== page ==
Sport can have a higher purpose, other than the pursuit of victory. As athletes, coaches, teams, and organisations embrace honourable behaviour, it is possible for them to transcend mediocrity and the mundane, to achieve something so special, so rewarding, so exultant. Our collective humanity is enhanced as we become the greatest versions of ourselves, not just as competitors but as valuable and valued members of the wider community. Our psyche is transformed, as fulfillment is experienced, satisfaction achieved, and gratitude awoken.
Conversely, if winning is our only objective, we can cheat, embrace nastiness, practise bullying, and aim to oppress or humiliate our opposition, to conquer and feel powerful consequently. But then what? Losing some of our humanity, our decency, our self-respect, as we need to destroy in our efforts to gain. Mental health will be depleted subsequently, ecstatic in victory but depressed later as the hollow achievement is realised.
In the context of sport performance, it is instructive to examine the motivation of the participants. Some strive to win to feel better, to feel worthy, and can develop a fear of failure accordingly. They play sport to boost their ego, to gain celebrity status, and fame and fortune. Sport becomes work, and performances will often fluctuate, and elite performance may be less forthcoming when the pressure of the biggest moments raises the stress and anxiety stakes. The motivation is too extrinsic. On the other hand, some athletes just love their game, their team-mates and their broader community, so they approach their activities in more balanced and focused ways. Their motivation is predominantly intrinsic.
Interestingly, neuroscience explains that people cannot optimise higher order functioning (awareness, attention, communication, language, memory and learning, etc) if they are (1) in survival mode and/or (2) feel unloved or disconnected from their tribe, family or peers. We do not observe elite and personal best performances, at least not consistently or predictably, when an athlete struggles to engage higher-order processing, at critical stages during an important performance, but is instead distracted by emotional regulation and the management of fear and anxiety.
Fear is perhaps the most powerful motivation factor of all, as above all else, we need to know about factors that might kill or seriously injure us. Therefore, fear can be used as a tool to manipulate, coerce and pressure individuals to do what others may desire, not necessarily for the individual’s benefit, but to achieve the goals of the other. We see in some sports that coaches pressure athletes to perform and exercise considerable effort by using fear as the controlling or guiding mechanism. The problem is such individuals, and collectively these individuals in teams, may behave in conditioned or directed ways, but will experience anxiety in so doing. When push comes to shove for such athletes, emotions may overwhelm them at critical moments, and performance decrements may occur. Losses may result.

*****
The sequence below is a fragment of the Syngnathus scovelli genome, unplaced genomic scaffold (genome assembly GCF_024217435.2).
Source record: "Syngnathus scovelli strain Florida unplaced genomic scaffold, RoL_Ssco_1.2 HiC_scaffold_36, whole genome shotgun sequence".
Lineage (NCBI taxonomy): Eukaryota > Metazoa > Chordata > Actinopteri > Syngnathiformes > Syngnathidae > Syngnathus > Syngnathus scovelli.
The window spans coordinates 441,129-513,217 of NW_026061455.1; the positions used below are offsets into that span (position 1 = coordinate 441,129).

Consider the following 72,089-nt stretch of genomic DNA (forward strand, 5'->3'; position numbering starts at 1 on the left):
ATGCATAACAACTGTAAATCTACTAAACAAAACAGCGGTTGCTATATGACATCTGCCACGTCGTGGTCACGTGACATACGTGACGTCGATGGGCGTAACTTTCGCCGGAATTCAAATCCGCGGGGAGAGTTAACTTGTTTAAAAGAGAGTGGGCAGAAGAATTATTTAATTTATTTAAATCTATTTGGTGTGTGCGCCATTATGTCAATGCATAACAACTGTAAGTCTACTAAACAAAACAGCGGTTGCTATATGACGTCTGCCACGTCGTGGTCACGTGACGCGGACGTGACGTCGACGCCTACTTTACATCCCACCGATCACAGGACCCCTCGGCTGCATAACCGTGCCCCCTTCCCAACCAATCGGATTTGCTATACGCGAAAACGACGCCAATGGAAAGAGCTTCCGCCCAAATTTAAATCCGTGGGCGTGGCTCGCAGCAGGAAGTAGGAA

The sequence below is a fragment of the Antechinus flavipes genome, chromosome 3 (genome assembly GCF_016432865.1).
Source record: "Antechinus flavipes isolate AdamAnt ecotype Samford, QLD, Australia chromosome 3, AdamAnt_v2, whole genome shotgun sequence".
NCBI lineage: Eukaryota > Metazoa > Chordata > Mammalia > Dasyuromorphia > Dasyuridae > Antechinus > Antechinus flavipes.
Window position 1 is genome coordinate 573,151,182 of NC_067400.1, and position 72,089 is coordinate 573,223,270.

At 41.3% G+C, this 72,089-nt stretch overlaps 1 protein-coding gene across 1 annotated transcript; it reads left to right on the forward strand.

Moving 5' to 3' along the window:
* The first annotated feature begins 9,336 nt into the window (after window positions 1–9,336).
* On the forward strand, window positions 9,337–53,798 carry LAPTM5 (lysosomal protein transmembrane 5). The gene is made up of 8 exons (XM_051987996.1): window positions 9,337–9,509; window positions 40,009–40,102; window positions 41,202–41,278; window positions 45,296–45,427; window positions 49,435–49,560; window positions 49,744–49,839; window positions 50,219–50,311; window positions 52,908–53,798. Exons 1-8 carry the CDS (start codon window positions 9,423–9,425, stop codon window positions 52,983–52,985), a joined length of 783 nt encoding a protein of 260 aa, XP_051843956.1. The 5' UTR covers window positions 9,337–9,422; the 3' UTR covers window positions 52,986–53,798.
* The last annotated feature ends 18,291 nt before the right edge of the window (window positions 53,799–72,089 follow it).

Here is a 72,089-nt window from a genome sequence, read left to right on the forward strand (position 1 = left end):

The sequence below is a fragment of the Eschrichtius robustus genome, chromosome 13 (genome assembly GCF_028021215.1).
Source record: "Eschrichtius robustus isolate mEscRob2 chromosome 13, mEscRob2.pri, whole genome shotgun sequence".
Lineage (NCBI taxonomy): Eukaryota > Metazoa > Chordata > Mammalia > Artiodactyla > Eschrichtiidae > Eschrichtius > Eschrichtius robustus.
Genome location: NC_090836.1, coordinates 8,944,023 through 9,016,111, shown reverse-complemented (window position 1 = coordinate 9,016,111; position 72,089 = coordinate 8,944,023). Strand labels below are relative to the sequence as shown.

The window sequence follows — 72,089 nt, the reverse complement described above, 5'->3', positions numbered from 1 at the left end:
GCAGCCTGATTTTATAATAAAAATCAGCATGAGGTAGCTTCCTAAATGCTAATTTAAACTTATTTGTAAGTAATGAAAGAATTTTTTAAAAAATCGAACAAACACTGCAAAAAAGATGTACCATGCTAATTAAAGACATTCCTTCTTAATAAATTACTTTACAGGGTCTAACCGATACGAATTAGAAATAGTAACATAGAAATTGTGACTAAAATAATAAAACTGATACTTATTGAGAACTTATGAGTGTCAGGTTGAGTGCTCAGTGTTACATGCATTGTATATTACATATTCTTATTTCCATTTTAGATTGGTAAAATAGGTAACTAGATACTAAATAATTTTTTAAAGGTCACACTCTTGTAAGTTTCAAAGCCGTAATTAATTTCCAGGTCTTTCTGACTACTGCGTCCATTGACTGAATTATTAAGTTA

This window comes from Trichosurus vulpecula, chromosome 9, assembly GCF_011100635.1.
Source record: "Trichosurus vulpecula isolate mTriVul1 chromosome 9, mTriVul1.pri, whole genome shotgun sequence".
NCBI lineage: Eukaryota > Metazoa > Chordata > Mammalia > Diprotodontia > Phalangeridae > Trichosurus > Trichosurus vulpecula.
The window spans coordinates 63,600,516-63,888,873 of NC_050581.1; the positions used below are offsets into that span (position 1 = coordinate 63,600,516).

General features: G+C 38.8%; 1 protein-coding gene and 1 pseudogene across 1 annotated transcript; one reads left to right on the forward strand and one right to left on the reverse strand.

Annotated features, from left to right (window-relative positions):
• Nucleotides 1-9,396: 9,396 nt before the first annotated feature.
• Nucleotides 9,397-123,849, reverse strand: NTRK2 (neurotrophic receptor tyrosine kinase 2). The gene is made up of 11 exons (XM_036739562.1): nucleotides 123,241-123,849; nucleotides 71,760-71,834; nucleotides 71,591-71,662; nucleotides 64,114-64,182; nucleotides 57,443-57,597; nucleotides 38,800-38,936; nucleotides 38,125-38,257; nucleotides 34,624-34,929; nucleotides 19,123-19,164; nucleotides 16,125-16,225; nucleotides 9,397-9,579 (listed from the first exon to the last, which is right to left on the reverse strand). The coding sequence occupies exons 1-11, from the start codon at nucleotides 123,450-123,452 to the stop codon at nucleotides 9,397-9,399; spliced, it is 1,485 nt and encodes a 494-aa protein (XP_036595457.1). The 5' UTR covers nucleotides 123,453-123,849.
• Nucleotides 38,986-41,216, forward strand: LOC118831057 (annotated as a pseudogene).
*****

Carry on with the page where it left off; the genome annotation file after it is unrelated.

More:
Athletes who love the game and act honourably, guided by leaders who role model and complement such behaviours, are less likely to experience such emotional distress or fluctuations at critical competitive moments. They are too focused on meaningful activity, where their desire to succeed at their moment-to-moment task execution is more productive and effective than their opponent’s efforts to avoid failure and overcome their fears.
Dr Bruce Perry, a giant among the neuroscientists and trauma researchers, refers to the three ascending stages of regulate, relate and reason. We are all captive to our instincts and reflexes, driven by our reptilian primal brain. To rise above primal urges and to achieve higher order processes of reason, we must first feel and be safe. Next, we need to be connected enough via social engagement pathways, being loved, respected and considered worthy of inclusion and belonging. Once our survival and social engagement scaffolding is in place, individuals are liberated to prioritise cognitive (cerebral) processes, and so achieve integrated performances and elite or personal best outcomes.
Through safety and love (connectedness), athletes are enabled to prioritise effort, skill acquisition and optimal execution and collectively work with team-mates, in unison, in synchrony, cohesively and with so much motivation, because it just feels so gratifying to do so. Where there is love, there is loyalty, where there is loyalty there is dedication, and where there is dedication, there can be superlative outcomes.
The whole is greater than the sum of its parts. Indeed, when a group becomes open to the flow of a larger intelligence, that group accesses a larger pool of common understanding, which cannot be accessed individually, so the whole organises the parts (Peter Senge).
What joy when cooperation, commitment and shared responsibility subordinate envy, greed, laziness, nastiness and revenge. Be honourable if you want a successful life and enduring friendships. Be otherwise if you only want a pot of gold. The choice is yours, choose wisely.